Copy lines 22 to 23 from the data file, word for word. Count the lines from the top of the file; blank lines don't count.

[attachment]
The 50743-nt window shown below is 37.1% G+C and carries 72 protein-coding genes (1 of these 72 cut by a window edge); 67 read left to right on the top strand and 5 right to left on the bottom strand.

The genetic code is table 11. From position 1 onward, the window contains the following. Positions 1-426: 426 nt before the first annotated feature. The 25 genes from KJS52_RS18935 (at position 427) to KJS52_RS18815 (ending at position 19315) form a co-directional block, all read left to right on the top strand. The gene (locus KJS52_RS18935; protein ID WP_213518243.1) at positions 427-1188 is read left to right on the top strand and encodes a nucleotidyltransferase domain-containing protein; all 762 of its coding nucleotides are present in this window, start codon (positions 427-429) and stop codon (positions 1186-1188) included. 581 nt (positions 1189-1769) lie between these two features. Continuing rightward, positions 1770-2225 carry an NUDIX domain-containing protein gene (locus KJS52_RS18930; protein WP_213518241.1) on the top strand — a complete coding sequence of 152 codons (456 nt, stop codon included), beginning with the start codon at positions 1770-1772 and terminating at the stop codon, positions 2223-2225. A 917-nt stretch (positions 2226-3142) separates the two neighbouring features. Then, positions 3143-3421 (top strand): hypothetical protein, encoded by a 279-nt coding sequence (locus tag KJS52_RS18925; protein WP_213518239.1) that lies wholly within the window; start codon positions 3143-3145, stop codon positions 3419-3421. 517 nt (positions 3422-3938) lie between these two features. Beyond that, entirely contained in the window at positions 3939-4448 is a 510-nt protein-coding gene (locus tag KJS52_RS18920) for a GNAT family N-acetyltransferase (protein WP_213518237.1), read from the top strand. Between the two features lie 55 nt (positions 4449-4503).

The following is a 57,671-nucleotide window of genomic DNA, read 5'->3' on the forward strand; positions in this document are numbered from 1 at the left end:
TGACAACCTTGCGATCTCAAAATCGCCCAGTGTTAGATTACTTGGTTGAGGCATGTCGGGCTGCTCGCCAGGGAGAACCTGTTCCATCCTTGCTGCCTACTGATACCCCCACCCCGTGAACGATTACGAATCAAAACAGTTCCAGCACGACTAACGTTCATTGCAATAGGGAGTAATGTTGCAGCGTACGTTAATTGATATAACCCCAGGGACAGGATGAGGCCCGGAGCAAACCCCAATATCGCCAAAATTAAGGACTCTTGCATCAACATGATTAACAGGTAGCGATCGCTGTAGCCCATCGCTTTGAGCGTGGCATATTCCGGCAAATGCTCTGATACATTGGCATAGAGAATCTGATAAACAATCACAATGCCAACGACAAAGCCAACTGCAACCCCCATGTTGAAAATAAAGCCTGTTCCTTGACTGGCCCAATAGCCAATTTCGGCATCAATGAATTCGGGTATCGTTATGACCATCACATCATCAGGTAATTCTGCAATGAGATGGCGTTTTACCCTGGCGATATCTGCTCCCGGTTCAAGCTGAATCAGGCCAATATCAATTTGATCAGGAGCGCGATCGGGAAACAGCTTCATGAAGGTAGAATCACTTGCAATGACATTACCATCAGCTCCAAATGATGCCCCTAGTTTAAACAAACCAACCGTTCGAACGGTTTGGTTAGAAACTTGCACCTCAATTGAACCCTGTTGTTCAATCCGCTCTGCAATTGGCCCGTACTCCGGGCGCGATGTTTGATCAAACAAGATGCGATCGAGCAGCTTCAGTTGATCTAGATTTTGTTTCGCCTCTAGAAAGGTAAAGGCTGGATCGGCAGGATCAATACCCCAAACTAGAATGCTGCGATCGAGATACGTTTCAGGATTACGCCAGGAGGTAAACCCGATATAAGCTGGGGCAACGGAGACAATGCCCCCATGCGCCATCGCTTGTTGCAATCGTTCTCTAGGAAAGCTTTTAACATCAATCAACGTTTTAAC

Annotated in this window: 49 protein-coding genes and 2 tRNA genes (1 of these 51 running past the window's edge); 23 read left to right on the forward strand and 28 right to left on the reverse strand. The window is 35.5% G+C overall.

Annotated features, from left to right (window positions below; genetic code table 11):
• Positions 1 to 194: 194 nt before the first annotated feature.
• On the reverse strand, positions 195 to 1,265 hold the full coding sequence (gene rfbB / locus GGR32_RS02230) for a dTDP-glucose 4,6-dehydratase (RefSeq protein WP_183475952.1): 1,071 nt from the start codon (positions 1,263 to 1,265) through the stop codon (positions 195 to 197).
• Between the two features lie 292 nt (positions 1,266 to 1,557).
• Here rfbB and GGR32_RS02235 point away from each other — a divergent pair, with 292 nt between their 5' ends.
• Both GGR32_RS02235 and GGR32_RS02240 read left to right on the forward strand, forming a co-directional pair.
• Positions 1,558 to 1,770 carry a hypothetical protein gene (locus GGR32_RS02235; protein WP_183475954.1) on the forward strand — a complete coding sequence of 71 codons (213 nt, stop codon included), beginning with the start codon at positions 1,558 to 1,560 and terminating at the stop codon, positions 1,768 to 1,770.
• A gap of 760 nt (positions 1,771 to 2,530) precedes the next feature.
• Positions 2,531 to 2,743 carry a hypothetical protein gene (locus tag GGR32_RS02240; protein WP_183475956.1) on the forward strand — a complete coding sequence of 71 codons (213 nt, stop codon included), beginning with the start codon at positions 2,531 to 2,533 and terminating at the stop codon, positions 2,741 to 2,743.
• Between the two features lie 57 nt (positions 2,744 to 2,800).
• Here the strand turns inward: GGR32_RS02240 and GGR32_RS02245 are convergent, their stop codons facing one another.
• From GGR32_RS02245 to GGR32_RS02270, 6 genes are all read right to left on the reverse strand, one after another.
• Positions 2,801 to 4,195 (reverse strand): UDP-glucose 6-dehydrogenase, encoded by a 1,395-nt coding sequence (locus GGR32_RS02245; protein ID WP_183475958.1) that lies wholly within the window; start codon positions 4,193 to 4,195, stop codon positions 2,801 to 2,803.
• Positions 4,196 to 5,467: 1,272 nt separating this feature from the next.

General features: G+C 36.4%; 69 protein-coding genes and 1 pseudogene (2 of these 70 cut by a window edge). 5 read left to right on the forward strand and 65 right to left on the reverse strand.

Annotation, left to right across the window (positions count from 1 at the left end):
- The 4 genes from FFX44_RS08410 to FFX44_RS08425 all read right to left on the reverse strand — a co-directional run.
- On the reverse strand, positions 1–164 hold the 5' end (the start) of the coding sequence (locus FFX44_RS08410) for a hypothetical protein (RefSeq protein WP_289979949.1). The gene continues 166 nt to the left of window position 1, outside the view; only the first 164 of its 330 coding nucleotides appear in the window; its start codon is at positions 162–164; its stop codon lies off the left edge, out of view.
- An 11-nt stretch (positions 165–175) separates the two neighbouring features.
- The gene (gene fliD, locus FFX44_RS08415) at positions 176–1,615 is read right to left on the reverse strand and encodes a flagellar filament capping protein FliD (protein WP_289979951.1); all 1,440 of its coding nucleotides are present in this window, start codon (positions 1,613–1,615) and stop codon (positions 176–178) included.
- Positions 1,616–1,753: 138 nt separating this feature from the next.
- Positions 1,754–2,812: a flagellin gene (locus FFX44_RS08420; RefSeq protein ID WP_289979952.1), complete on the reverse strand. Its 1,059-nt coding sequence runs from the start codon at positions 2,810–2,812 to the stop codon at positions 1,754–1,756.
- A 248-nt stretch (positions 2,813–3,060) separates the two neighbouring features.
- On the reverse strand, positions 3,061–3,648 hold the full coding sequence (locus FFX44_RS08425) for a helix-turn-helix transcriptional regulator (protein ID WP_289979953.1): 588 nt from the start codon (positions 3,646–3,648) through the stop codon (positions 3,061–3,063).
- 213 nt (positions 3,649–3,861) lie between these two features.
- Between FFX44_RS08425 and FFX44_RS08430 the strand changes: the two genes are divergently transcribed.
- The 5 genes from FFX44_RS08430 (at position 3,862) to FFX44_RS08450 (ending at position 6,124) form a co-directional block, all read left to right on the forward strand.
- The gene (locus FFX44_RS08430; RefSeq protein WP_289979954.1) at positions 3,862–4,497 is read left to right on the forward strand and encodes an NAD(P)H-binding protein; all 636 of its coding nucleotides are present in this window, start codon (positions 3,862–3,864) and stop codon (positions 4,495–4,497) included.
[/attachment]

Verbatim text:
- The 4 genes from FFX44_RS08410 to FFX44_RS08425 all read right to left on the reverse strand — a co-directional run.
- On the reverse strand, positions 1–164 hold the 5' end (the start) of the coding sequence (locus FFX44_RS08410) for a hypothetical protein (RefSeq protein WP_289979949.1). The gene continues 166 nt to the left of window position 1, outside the view; only the first 164 of its 330 coding nucleotides appear in the window; its start codon is at positions 162–164; its stop codon lies off the left edge, out of view.